Previously, we learnt how to solve linear inequalities from a graph.
For instance, if we had the linear inequality $2x-6<0$2x−6<0 we could plot the line $y=2x-6$y=2x−6 like so.
Now solving the inequality $2x-6<0$2x−6<0 just becomes the task of solving $y<0$y<0 for the line $y=2x-6$y=2x−6. In other words, for what values of $x$x is the line below the $x$x-axis?
We can see from the graph that the line is below the $x$x-axis for $x<3$x<3.
So solving linear inequalities just becomes a case of looking where the line is above or below the $x$x-axis. You can use this method for any linear inequality, even ones that don't have zero on the right hand side. This is because you can algebraically rearrange any linear inequality to have zero on the right hand side anyway.
For instance, $-3x-2<-5x+4$−3x−2<−5x+4 can be rearranged like so.
|$-3x-2$−3x−2||$<$<||$-5x+4$−5x+4||Add $5x$5x to both sides|
|$2x-2$2x−2||$<$<||$4$4||Subtract $4$4 from both sides|
So actually $-3x-2<-5x+4$−3x−2<−5x+4 is equivalent to the inequality we solved using the graph above, and will have the same solution $x<3$x<3.
You might think that with all the effort it takes to plot a line, we might as well just solve the inequality algebraically by rearranging.
But what if we had a polynomial inequality to solve instead of a linear inequality?
Remember that a polynomial in $x$x is an expression involving terms with coefficients and powers of $x$x.
For example, what if we had to solve $x^3-x^2-2x>0$x3−x2−2x>0?
As you can see, this would be quite tedious and complicated to solve algebraically. Instead, we can graph the polynomial $y=x^3-x^2-2x$y=x3−x2−2x and, as before, try to see where it lies above the $x$x-axis.
To graph the polynomial, we first find it's $y$y-intercept by setting $x=0$x=0.
So the $y$y-intercept is the origin.
Now we find the $x$x-intercepts by factorising the polynomial and then setting it equal to zero. You can revise how to factorise quadratics here.
|$=$=||$x\left(x^2-x-2\right)$x(x2−x−2)||Take out a common factor of $x$x from each term.|
|$=$=||$x\left(x-2\right)\left(x+1\right)$x(x−2)(x+1)||Factorise the quadratic factor into binomials.|
Now we set the polynomial equal to zero to get $x\left(x-2\right)\left(x+1\right)=0$x(x−2)(x+1)=0, which means we have $x$x-intercepts $x=0$x=0,$2$2,$-1$−1.
Also notice that the $x^3$x3 term has a positive coefficient, meaning this graph will be increasing as $x$x goes to infinity.
Using all this information, we can come up with the following graph.
And we can see that the polynomial is above the x-axis between $x=-1$x=−1 and $x=0$x=0, and also when $x>2$x>2.
Remember from our chapter on compound inequalities that we can write "between $x=-1$x=−1 and $x=0$x=0" as $-1
So the solution to the polynomial inequality $-1
Finding this solution algebraically would have been a laborious task. Instead, we used a graph and made the task easier.
As with linear inequalities, we can rearrange any polynomial inequality to get zero on the right hand side, making it a simple task of graphing the polynomial on the left and seeing where it is above or below the $x$x-axis.
Another way we could have solved the above polynomial inequality is by finding the $x$x-intercepts, and using the regions in between them.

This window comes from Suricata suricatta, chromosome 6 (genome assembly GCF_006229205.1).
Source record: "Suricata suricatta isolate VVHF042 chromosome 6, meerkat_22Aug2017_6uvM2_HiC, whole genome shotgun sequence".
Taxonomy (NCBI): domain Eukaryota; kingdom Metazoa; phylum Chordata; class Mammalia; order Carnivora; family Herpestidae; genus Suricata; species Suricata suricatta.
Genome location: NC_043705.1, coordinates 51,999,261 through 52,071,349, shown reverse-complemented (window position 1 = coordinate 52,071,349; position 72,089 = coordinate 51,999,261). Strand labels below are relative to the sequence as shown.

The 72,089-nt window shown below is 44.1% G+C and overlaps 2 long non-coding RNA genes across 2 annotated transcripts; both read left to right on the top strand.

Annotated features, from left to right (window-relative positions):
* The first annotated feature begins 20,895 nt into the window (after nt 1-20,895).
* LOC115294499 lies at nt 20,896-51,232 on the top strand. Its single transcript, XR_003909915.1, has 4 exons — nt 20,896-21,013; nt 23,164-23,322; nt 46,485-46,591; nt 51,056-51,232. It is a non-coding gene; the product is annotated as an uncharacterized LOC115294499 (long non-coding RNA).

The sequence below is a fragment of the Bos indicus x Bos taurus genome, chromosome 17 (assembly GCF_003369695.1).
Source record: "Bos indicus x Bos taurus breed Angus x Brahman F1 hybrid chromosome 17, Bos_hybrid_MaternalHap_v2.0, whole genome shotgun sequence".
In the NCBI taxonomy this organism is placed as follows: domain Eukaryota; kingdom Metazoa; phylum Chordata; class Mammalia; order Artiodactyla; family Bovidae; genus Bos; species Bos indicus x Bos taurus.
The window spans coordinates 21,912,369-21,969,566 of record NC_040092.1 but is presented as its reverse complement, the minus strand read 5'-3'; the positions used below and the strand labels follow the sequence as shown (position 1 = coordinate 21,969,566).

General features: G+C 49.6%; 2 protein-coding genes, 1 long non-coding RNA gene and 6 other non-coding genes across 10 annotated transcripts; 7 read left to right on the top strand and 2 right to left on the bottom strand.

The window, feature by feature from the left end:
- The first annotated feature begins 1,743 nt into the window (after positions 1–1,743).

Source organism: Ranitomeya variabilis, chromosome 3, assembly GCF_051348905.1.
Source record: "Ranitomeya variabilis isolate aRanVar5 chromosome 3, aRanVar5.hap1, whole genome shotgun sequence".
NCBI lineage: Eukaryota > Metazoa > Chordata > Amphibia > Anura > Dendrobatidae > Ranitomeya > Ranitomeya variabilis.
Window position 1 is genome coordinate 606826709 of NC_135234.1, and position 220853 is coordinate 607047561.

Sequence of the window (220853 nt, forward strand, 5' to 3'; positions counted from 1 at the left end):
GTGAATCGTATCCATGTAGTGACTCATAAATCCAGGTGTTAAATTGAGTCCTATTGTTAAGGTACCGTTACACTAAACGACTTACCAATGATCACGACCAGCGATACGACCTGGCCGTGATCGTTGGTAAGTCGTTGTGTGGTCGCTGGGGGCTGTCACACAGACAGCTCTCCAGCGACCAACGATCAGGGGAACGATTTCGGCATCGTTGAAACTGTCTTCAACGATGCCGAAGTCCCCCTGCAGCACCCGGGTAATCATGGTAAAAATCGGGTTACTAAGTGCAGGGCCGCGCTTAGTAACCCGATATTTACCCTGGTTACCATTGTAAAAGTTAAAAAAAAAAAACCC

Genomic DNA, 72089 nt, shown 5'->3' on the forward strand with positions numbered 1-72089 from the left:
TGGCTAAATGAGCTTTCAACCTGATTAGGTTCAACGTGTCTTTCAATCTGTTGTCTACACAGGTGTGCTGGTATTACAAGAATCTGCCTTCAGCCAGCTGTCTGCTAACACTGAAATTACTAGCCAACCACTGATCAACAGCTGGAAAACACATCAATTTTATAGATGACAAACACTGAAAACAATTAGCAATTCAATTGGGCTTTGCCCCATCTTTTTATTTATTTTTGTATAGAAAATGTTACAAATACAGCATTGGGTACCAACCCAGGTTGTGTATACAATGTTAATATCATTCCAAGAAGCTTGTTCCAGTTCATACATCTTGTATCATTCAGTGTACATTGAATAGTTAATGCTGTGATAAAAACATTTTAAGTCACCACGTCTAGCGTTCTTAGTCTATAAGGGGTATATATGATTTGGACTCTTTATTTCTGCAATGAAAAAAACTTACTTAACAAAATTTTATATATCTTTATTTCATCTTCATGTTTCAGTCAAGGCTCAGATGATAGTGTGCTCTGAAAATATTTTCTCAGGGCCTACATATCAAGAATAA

In each region, the polynomial can only ever be always positive or always negative (otherwise it would have to cross the $x$x-axis, which would require another $x$x-intercept).
We choose a test value in each region (usually one that will be easy to do calculations with), and then note down the sign we get, which will tell us the sign of every point in that region.
So for the first region $x<-1$x<−1, we could choose $x=-2$x=−2 and substitute it into the polynomial, giving this.
So the sign for this region must be negative, and we note this in the table.
We following this same procedure for each region, until we have signs in the table for all of them.
Since the inequality $x^3-x^2-2x>0$x3−x2−2x>0 wants us to find when the polynomial $x^3-x^2-2x$x3−x2−2x is positive, we can just read this off the table.
The polynomial is positive in the region $-1
We want to solve $x^2-x-2>0$x2−x−2>0 by plotting the associated parabola $y=x^2-x-2$y=x2−x−2.
Start by factorising the expression $x^2-x-2$x2−x−2.
Find the $x$x-intercepts of the parabola described by this equation, writing each line of working as an equation. Make sure to write all answers on the same line, separated by commas.
Find the $y$y value of the $y$y-intercept of the curve.
Plot the parabola corresponding to $y=x^2-x-2$y=x2−x−2 on the axes below:
Hence solve the inequality $x^2-x-2>0$x2−x−2>0.
Consider the inequality $\left(4x-3\right)\left(x+6\right)\left(x-7\right)\ge0$(4x−3)(x+6)(x−7)≥0
Solve the corresponding cubic equation: $\left(4x-3\right)\left(x+6\right)\left(x-7\right)=0$(4x−3)(x+6)(x−7)=0
Use the solutions you found in part (a) to solve the inequality. Write your answer using inequalities.
Use your answer from part (b) to express the solution of the inequality in interval notation.
A bus has a velocity that can be positive, negative or zero.
Its velocity is given by $v=5t^2-14t+8$v=5t2−14t+8. For what values of $t$t does the bus have a velocity of $0$0?
Use your answer from part (a) to find the region where the velocity is negative.
On an earlier journey, the velocity of the bus is given by $v=2t^2+2t-40$v=2t2+2t−40. For what values of $t$t does it have a velocity of $0$0? Here, $t$t is allowed to be positive or negative.
Use your answer from part (c) to find the region where the velocity is negative. Here, $t$t is allowed to be positive or negative.